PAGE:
Why Oyster Mushrooms Deserve a Bit More Attention

Oysters of another kind are on a spring forager’s mind
FROM THE PRINT EDITION |
 
 

Springtime is knocking and mushroom hunters are champing at the bit to get into the woods. For Seattle fungi fanciers, this usually means a trip over a mountain pass to the sunny slope of the Cascades in search of morels and porcini.

But here on the wet side of the mountains, we have our own wild mushroom of spring, one that should receive equal billing with those prized dry-side species: the too-humble oyster mushroom.

I’ll say it again: Oysters deserve more attention. They are loaded with earthy flavor and easy to identify, and sometimes they fruit in staggering quantities. Finding them isn’t too difficult, either, once you know a little about how they tick.

As their name suggests, these fungi look like bivalves growing from the bark of fallen logs and old snags, with their cream color and clamshell shape. Unlike their namesakes, however, they have well-defined gills beneath the cap. In our region, they fruit anytime between February and November, though I most commonly see them in March, April and May. They inhabit moist, mixed woods in riparian areas—in bogs, along streams, on flood plains—wherever you might find stands of red alder. There’s a simple reason for this. Oysters feed on dead and dying alders west of the Cascades. (In eastern Washington, they also grow on cottonwoods.) Like fungi in general, they’re one of the great recyclers in our woods.

These days, you can also find oyster mushrooms in most supermarkets, because they’re widely cultivated, but don’t let this fool you. The wild variety is superior in flavor and obviously much more fun to shop for during a vernal hike in Seattle’s rural backyard. They are a favorite in Asian cuisine—I’ve used them to dress up bibimbap and tempura udon—and equally at home in Western preparations such as pasta sauces.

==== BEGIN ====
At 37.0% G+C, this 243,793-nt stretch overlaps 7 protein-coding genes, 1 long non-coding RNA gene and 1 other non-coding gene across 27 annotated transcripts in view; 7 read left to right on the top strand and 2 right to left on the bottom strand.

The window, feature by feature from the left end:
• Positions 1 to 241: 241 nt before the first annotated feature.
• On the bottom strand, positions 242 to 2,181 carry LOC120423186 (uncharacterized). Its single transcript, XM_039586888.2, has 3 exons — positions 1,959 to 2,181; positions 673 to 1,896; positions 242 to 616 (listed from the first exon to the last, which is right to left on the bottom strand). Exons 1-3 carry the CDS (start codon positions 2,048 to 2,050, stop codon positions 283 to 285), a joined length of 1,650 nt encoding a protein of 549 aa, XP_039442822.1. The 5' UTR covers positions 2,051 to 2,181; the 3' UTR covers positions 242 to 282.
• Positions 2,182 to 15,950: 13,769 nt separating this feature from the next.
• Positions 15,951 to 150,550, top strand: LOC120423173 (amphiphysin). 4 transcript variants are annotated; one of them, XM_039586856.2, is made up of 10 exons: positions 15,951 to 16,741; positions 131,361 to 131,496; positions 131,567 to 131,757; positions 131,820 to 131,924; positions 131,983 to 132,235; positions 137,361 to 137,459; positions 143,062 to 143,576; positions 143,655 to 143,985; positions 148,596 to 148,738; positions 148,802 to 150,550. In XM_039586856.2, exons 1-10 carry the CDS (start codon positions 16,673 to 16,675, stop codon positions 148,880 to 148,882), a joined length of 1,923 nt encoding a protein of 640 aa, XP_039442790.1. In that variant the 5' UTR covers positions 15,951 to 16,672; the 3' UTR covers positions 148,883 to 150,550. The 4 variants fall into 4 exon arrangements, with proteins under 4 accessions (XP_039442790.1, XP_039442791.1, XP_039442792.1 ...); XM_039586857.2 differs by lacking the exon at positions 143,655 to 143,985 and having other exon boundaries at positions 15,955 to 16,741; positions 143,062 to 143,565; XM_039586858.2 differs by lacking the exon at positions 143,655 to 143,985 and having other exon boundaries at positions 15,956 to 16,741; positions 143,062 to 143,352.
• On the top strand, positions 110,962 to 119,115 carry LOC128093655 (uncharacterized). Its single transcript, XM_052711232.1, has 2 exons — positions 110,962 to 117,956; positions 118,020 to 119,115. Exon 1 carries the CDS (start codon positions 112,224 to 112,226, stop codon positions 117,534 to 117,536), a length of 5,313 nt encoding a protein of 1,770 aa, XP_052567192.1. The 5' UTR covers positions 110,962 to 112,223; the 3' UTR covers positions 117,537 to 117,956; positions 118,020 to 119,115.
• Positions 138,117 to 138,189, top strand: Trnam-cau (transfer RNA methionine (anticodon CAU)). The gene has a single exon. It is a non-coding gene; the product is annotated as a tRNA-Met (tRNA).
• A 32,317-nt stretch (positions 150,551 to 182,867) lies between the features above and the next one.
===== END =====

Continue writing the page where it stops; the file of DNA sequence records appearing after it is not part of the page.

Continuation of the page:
And if that’s not enough, consider this: Oyster mushrooms are now being asked to heal the planet. They’re at the center of experiments in mycoremediation—the process of using fungi to remedy environmental ills. Experiments have shown that the fungus can break down petroleum by-products—that is, eat oil spills—as well as filter out waterborne pollutants and bacteria such as E. coli. All the more reason to get outside and celebrate the return of spring with this virtuous—and tasty—member of the third kingdom.

Follow Langdon Cook’s further adventures at fat-of-the-land.blogspot.com

Oyster mushroom udon
Serves 2

4 cups dashi broth
2 tablespoons soy sauce
2 tablespoons mirin
1 teaspoon sugar
¼ teaspoon salt
12 ounces udon noodles
1 green onion, thinly sliced
1 handful oyster mushrooms, sautéed
cooking oil
fish cake (optional)
shichi-mi tōgarashi (optional)

» In a pot combine dashi broth (see recipe below), soy, mirin, sugar and salt. Bring to boil and lower heat.
» Cook udon noodles separately according to instructions, drain and rinse with cold water. I use frozen udon that comes in individual serving sizes, with several servings to a package.
» Sauté oyster mushrooms in a little oil (I use a mix of canola and sesame).
» Ladle udon and broth into bowls. Garnish with sautéed oyster mushrooms, green onion and optional toppings, such as fish cake. Season with a sprinkling of shichi-mi tōgarashi, if you like.

Dashi broth
Find dashi ingredients at your local Asian grocer. You can use dashi packets for convenience, but avoid the powders. Or, make your own broth following the instructions below.

4 ½ cups cold water
¾ ounce kombu (dried kelp)
2 loose cups katsuobushi (bonito flakes)

» Soak kombu in water for a minimum of 15 minutes.
» After soaking, heat water until nearly boiling. Turn off heat and remove kombu. Stir in katsuobushi and steep for 10 minutes.
» Pour broth through a fine mesh strainer lined with cheesecloth or paper towel. Save kombu and katsuobushi to make a second dashi broth, known as niban dashi, which is especially useful for miso soup.